Parking garage

Clarksville council says ‘no’ to funding parking lot and other projects

Another marathon five-hour meeting of the Clarksville City Council on Thursday led to, among other things, the council saying “no” to spending on a new downtown parking lot, improvements to the Frosty Morn property and repairs to the center of Burt-Cobb recreation.

With a 6-6 vote – which, as a rule, is a failed order since there is no majority – all of these projects are currently shelved. The amendment would have added the necessary funding of $27 million to the city’s fiscal year 2022 operating and capital budget.

The main concern of several council members on Thursday was the $25 million allegedly paid to the city’s Parking Commission.

Of this total, $20 million was reportedly spent to begin construction of a new parking lot near Franklin Street. The remaining $5 million would have been set aside to address an engineer’s recommendations to repair the existing Cumberland Plaza parking garage, which had previously been closed for public safety reasons but has since reopened after the city ​​has made short-term repairs.

Councilwoman Ambar Marquis, shown here the night she was chosen to fill Jason Knight's unexpired term in Ward 5, led the movement this week to at least delay city funding for a new downtown parking lot. town of Clarksville.

At the time of the vote on the budget amendment at second and final reading, Councilor Ambar Marquis told council that he should suspend the $25 million loan to the Parking Commission, at least until the Commission determines how it will reimburse the city.

Marquis said to do otherwise would be “irresponsible” on the council’s part and that the Parking Commission has known for years that it needs to change its fee structure to generate more revenue.

It was “a kick in the box on the road,” Marquis said.

Council members who disagreed with Marquis, at least for his stalling tactics, included Stacey Streetman, Karen Reynolds, Pro Tem Mayor Wanda Smith, who currently sits on the parking commission, and Travis Holleman, who cited a “huge need, now” for downtown parking, adding that the current economic inflation will only increase the cost of building the garage in the near future.

Montgomery County and its project partners are about a year away from the opening of the F&M Bank Arena, and not having a new parking lot coordinated with that opening will be problematic for downtown and its business owners, a added Reynolds.

Review:Clarksville Parking Commission reviews revenue and parking garage options

Despite the reopening of the Cumberland Plaza Garage, Mayor Joe Pitts’ administration argues Thursday’s failed ordinance will allow for continued deterioration of the garage and ultimately shorten its lifespan. He called Thursday’s vote “disappointing”.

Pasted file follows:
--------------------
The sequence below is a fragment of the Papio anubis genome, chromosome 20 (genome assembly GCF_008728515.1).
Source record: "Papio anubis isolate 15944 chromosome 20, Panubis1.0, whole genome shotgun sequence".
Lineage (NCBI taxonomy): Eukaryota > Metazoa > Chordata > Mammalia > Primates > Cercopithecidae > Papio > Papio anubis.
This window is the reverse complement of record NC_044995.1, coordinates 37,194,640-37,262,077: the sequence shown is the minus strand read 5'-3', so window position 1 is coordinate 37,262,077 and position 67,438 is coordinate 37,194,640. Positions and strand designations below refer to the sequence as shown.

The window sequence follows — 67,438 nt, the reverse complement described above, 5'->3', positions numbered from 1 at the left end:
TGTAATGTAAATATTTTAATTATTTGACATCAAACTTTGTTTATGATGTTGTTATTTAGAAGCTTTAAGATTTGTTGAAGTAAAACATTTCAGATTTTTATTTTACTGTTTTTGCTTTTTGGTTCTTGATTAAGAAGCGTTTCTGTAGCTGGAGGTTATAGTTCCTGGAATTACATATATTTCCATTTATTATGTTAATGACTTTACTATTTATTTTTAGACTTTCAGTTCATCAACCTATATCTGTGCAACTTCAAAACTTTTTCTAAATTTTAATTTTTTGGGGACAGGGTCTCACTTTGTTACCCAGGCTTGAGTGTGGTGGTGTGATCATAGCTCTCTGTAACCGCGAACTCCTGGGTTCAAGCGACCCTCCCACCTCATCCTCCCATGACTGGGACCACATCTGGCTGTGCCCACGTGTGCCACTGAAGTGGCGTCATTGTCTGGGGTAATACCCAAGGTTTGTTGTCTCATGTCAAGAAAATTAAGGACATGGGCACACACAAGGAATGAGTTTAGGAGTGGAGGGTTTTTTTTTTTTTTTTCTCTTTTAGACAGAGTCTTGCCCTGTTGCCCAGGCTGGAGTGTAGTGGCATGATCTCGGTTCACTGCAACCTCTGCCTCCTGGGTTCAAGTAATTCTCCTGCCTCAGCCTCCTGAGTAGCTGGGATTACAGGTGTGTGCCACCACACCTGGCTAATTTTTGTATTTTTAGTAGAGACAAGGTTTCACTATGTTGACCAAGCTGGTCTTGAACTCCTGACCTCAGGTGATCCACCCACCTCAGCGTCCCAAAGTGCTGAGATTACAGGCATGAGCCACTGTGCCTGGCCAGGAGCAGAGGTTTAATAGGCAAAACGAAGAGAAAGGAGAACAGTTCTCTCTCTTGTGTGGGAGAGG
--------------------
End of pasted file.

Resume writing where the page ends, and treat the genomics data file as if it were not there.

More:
Those who voted against the funding were council members Wanda Allen, Trisha Butler, DaJuan Little, Wallace Redd and Vondell Richmond, as well as Marquis.

The “yes” votes came from Pitts, Streetman, Reynolds, Holleman, Smith and Brian Zacharias.

Normally, there would be 13 votes cast, but Ward 11’s seat on the council is currently vacant following the recent departure of Ashlee Evans.

Butler said continuing concerns about the Parking Commission’s troubling finances — it’s currently a corporate fund outside of the city’s budget — add to his view that the city needs to bring the budget back. of the Commission under the control of the municipal council.

“There has to be some oversight of that ($25 million),” Butler said.

City Chief Financial Officer Laurie Matta reiterated that the current problem is the parking fund’s insufficient rate structure for fees and fines.

According to general accounting rules, the parking garage must be an asset of the parking fund, Matta said.

“When we issue debt for parking, it will fall under the parking fund and will stay on their (Parking Commission) books until they can repay the city,” she explained, adding that , no matter what, the city will not raise taxes to pay for parking, although there has been recent speculation about it.

Other projects denied funding after Thursday’s vote include $2.3 million to begin renovating the former Frosty Morn building in the Red River District.

The Frosty Morn project was seen as an important jumping off point to revitalize an area of ​​town near Austin Peay State University that has been in decline for years by creating jobs, small business start-up opportunities businesses and spaces for community use.

Another $135,000 that had been earmarked for repairs to the historic Smith-Trahern Mansion in downtown Clarksville also fell victim to the ‘no’ vote as well as completing building repairs at the Burt-Cobb Recreation Center for children and families, at a cost of $50,000.

The future is now uncertain for these and other projects that were part of the $27 million amendment. At least for now they are on hold.

Contact Jimmy Settle at [email protected] or 931-245-0247. To support his work, sign up for a digital subscription to

Deena S. Hawkins

The author Deena S. Hawkins